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Publications | January 29, 2016
3 minute read

Employing Retirees? Take Steps to Avoid Problems with Corporate Retirement Plans

As the workforce ages and retires, employers often seek to fill in gaps by hiring their own retirees as independent contractors or temporary or part-time employees. This practice threatens the tax qualification of employers’ retirement plans, both 401(k) plans and traditional pension plans.

Distributions from 401(k) and 403(b) plans are permitted only under narrow circumstances: death, disability, hardship, attaining age 59-1/2 or severance from employment. Distributions from pension plans are even more constrained: all in-service distributions are banned until the participant reaches at least age 62.

The plan document may restrict distributions even further, for example, by not allowing any in-service payouts. Distributions made before the law and the plan allow disqualify the plan.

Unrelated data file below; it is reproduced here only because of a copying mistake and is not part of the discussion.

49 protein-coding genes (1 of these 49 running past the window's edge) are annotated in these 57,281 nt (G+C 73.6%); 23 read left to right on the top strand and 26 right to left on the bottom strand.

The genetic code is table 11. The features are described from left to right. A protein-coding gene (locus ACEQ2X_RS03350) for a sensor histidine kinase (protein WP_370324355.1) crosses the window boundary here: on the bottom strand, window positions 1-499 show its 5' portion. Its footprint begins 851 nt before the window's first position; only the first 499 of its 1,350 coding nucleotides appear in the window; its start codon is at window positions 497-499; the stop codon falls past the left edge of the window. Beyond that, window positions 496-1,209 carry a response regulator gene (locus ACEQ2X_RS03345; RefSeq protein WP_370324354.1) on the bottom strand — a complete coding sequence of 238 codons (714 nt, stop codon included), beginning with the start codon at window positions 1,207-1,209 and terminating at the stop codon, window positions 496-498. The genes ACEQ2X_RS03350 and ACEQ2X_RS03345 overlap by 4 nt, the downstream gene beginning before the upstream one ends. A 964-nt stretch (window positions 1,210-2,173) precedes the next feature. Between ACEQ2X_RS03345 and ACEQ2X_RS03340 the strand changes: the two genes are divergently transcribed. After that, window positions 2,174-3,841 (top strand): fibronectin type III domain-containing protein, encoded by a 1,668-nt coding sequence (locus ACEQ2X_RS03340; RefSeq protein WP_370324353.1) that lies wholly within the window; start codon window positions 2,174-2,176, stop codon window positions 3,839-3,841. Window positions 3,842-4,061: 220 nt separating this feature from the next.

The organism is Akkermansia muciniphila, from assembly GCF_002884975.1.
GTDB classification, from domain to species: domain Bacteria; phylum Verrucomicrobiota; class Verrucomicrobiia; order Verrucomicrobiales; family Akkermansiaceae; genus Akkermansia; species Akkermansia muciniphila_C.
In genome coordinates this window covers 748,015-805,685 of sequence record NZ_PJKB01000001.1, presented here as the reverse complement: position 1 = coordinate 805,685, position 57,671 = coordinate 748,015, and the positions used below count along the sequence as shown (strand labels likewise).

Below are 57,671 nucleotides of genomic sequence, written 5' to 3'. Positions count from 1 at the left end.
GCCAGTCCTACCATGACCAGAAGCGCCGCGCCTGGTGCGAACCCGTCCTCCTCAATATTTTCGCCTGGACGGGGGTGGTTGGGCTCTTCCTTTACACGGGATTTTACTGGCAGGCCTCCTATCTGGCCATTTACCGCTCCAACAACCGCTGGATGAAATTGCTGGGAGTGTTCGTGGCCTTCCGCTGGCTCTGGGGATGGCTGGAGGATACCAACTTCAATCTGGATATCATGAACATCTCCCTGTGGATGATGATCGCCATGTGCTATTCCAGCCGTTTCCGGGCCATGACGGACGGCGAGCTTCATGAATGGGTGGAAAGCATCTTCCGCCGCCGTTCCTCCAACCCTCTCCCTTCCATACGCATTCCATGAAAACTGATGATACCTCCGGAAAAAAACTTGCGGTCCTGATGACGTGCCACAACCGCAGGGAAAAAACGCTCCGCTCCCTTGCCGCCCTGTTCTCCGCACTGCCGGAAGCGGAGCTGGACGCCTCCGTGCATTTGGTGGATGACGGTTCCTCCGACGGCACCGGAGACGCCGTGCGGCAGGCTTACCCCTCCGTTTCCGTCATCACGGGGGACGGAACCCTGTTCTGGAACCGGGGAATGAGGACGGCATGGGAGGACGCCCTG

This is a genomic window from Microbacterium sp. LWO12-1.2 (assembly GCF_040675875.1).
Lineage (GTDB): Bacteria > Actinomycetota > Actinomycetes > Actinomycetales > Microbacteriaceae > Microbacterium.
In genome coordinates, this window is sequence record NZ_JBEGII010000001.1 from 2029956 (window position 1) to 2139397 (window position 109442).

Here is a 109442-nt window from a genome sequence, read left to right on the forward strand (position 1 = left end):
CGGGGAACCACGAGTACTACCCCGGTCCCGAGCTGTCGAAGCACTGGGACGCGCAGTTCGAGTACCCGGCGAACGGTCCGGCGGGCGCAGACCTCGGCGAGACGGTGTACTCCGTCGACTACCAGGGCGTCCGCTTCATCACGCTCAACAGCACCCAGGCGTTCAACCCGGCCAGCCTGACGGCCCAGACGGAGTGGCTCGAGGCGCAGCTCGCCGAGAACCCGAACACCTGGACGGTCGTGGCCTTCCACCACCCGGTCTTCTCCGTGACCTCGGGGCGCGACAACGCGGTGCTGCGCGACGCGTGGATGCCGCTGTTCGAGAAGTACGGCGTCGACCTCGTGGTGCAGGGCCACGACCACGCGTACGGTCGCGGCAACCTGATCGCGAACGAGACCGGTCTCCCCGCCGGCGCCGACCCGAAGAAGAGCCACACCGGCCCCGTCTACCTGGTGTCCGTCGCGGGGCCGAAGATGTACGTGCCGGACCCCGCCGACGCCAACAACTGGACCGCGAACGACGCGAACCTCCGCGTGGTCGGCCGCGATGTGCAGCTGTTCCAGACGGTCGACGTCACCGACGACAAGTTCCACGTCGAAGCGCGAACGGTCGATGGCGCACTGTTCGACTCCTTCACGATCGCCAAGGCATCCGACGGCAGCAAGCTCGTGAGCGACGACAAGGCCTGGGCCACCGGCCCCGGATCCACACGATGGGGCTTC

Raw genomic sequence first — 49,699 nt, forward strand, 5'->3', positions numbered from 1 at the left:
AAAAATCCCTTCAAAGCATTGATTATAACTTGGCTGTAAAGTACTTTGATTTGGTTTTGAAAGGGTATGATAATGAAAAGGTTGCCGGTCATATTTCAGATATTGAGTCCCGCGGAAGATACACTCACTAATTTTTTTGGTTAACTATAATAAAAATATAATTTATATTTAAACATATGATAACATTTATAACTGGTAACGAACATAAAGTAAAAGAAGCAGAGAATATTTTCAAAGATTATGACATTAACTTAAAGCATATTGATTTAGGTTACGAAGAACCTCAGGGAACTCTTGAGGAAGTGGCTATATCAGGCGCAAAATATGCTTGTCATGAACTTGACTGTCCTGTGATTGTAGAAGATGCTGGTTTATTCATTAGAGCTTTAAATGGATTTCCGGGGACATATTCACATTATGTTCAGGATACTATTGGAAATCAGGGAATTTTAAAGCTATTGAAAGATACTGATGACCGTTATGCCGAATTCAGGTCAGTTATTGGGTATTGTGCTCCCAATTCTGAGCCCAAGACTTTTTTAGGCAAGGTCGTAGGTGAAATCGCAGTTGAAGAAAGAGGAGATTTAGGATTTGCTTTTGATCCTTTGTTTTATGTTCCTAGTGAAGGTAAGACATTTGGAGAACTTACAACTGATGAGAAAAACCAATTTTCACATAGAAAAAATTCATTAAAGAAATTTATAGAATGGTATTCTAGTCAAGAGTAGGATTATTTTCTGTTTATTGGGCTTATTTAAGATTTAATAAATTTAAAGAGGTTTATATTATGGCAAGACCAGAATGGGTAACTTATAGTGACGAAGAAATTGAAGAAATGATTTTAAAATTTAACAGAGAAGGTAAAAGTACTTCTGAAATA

For example, if a participant “retires” at 57, takes a 401(k) distribution and returns to work for the same employer part-time, the retiree may be seen as not separated.

The plan has then made an impermissible in-service distribution—a plan-qualification violation. The employee may have a true severance if re-hired as an independent contractor rather than as an employee; the question is whether the re-hire truly is an independent contractor. The ongoing skepticism the IRS and courts have of “independent contractor” status doubly applies to former employees. Since the standard for “independent contractor” is whether the employer has a right to direct or control the individual, if the retiree is doing the same type of work, in the same place, with the same tools, what is the difference that suddenly creates an independent contractor status?

We recommend the following steps before hiring a retiree:

    The attorneys in the Warner Norcross & Judd Employee Benefits/Executive Compensation Practice Group can help you properly handle the hiring of retirees.